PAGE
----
Final Thoughts

Asrock has displayed plenty of ingenuity with its Mini PCs over the last four generations, with every model from the Ion 330HT to the Vision HT 300 bringing big improvements, often including a full chassis redesign or at the very least some major tweaking and Intel's latest parts.

The Atom 330-powered Ion 330HT was blown away by the Core 100HT, which could be outfitted with a mobile Core i7. The Core 100HT was eventually trumped by the Sandy Bridge-based CoreHT series, and those models were replaced by the Ivy Bridge-based Vision HT 300 range.

Naturally, this year's Vision HT 400 series has moved on to Haswell's mobile processors, though being that Haswell doesn't bring too much of an improvement over Ivy Bridge, we assume it was hard for Asrock to justify creating and marketing something entirely new. So it didn't.

Besides stuffing Haswell in a Vision HT 300 chassis, the Vision HT 400 series also adds a few extra USB 3.0 ports, MHSL (Mobile High Speed Link) and an updated Wi-Fi solution, but it's a relatively minor update that is simply intended to extend the life of the preexisting series.

At the end of the day, what really matters is whether the Vision HT 420D is worth its $660 asking price. That seems relatively expensive, especially when you tack on the cost of an operating system. By our estimates, Asrock is charging a $150 to $200 premium for the Vision HT 420D.

A Mini-ITX desktop with a Core i3-4130, an Asrock H87M-ITX motherboard, 4GB of DDR3 RAM, a 1TB 2.5" hard drive, a USB Wi-Fi/Bluetooth dongle, an MCE Remote Controller and a decent case with power supply could cost a little under $500, though this system won't be as compact.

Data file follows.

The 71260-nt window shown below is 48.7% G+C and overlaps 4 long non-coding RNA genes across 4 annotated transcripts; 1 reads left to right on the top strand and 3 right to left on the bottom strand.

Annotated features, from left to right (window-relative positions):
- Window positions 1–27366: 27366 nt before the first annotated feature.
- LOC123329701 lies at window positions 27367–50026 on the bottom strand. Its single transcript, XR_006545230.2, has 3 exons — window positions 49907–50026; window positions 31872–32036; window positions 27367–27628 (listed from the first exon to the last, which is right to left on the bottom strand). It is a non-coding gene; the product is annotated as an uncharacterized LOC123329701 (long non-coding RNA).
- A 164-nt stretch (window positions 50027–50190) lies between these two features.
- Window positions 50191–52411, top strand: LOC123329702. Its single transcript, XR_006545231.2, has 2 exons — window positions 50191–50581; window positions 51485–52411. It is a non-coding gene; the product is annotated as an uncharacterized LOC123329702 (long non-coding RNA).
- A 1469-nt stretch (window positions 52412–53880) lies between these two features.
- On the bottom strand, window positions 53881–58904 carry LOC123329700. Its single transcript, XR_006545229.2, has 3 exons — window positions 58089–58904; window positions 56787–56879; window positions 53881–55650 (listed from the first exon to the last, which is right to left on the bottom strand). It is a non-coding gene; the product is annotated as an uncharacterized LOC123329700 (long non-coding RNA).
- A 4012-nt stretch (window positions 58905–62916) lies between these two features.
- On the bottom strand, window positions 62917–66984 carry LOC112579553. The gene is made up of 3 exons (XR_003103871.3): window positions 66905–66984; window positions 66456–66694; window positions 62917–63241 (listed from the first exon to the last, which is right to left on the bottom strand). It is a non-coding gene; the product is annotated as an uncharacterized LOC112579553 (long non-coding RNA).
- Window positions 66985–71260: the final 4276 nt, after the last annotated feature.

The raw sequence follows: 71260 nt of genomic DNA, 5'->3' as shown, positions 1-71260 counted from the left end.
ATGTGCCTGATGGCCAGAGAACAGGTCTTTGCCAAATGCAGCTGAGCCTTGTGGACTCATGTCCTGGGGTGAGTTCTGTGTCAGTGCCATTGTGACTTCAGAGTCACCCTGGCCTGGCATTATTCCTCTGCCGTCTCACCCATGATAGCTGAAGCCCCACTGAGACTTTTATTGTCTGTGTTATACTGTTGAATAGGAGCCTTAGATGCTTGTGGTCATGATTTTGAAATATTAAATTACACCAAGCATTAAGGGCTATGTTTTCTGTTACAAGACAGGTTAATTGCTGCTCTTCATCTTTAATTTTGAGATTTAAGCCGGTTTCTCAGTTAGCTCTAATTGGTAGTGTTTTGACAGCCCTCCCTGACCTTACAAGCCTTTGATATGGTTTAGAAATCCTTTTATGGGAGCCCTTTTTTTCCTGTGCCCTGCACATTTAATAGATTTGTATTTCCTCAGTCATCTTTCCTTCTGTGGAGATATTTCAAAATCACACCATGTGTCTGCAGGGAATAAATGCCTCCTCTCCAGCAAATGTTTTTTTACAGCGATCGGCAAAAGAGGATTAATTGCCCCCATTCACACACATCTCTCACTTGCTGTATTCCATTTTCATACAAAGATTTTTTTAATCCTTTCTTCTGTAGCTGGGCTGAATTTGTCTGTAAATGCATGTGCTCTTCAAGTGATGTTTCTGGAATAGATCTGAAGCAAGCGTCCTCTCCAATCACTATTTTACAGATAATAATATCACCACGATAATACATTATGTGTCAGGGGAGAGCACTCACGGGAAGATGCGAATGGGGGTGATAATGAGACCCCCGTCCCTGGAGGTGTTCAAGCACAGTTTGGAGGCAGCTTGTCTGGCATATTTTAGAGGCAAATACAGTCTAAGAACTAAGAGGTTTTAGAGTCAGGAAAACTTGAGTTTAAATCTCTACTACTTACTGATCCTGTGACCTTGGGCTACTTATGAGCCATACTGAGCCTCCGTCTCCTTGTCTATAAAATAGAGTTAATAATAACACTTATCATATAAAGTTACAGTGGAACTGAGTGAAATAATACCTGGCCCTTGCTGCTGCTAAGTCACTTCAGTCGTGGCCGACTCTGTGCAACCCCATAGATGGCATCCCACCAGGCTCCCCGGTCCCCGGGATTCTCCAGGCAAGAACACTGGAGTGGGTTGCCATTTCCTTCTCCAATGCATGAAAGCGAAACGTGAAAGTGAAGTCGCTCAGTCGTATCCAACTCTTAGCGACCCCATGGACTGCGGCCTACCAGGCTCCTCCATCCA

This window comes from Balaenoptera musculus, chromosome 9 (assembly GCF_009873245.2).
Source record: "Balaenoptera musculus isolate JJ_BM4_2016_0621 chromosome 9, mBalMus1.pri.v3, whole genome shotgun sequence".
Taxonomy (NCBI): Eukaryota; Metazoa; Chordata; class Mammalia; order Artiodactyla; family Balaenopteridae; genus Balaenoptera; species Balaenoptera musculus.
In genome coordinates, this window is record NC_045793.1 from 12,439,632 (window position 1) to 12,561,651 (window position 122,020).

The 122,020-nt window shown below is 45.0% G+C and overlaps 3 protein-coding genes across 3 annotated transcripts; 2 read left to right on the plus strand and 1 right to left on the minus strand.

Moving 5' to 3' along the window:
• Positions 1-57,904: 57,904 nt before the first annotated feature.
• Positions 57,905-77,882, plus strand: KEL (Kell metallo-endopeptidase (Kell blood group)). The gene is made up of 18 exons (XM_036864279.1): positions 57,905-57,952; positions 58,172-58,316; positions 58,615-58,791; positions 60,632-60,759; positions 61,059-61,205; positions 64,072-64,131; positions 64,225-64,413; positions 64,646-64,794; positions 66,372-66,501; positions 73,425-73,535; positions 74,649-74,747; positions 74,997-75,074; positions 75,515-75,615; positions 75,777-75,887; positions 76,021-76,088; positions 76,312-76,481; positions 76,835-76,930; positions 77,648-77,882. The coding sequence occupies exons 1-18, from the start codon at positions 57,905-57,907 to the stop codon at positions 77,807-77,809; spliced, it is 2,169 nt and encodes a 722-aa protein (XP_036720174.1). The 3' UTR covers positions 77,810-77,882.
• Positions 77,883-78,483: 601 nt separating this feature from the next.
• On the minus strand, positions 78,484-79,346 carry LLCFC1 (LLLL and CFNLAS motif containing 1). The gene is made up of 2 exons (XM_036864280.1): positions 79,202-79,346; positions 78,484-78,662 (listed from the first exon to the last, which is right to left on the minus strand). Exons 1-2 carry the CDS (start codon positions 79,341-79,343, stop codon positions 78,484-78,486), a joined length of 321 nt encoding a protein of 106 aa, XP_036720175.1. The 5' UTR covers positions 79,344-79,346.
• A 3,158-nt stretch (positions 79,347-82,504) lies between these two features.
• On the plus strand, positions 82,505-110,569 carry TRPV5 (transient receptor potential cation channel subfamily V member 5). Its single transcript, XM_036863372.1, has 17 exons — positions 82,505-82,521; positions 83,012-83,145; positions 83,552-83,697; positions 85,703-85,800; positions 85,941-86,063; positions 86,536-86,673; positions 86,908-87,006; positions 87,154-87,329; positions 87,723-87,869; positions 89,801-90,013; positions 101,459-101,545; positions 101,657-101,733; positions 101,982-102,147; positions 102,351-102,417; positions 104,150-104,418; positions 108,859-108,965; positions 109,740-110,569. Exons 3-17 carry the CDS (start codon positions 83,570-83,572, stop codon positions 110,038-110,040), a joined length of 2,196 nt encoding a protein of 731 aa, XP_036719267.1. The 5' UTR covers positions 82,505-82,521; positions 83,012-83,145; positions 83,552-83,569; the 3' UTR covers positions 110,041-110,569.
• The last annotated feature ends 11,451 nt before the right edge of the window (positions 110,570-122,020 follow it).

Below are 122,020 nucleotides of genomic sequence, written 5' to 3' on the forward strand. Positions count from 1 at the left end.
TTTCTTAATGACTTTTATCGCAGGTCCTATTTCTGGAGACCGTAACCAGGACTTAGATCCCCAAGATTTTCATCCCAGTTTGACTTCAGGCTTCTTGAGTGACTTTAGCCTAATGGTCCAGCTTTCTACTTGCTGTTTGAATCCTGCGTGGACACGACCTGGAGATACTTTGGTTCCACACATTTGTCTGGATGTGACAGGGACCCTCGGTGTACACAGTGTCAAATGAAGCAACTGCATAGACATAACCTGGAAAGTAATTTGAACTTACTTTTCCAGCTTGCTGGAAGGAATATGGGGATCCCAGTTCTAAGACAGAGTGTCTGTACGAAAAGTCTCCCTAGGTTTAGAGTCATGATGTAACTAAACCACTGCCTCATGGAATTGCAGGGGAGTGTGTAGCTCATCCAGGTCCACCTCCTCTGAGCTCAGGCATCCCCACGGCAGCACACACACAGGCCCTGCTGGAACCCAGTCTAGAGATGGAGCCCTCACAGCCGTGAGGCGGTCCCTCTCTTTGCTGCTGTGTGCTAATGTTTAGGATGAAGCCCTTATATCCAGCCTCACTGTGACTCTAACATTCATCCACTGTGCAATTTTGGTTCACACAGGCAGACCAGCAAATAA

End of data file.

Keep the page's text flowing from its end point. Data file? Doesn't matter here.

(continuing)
Unfortunately, that's more of a negative for the DIY HTPC and less of a positive for the Vision HT 420D because Asrock's box is around 90% bigger and potentially more expensive than a similarly-equipped Intel NUC. We can't help but feel like Asrock needs to hit the drawing board again.

It's clear that competition has heated up since Asrock's first Mini PCs arrived and we think the Vision HT 400 series would have more appeal if the company found a way to cram a desktop chip inside. Perhaps the answer is a fanless case like the Akasa Euler we used in this Thin Mini-ITX build.

In the meantime, the Vision HT 420D is a decent option if you don't want to get your hands (too) dirty with assembly, if you don't mind buying/installing an operating system and ideally another stick of RAM, and if you value a little flexibility with secondary 2.5" HDD/mSATA SSD storage.


Pros: The Vision HT 420D is relatively clean and compact with plenty of HTPC-friendly features including Blu-ray support, a remote control, Asrock's spin on MHL and Intel's Haswell architecture.

Cons: At $660 without an operating system, the 420D is somewhat overshadowed by DIY options with more power for less cash as well as Intel NUCs that offer similar specs in a smaller package.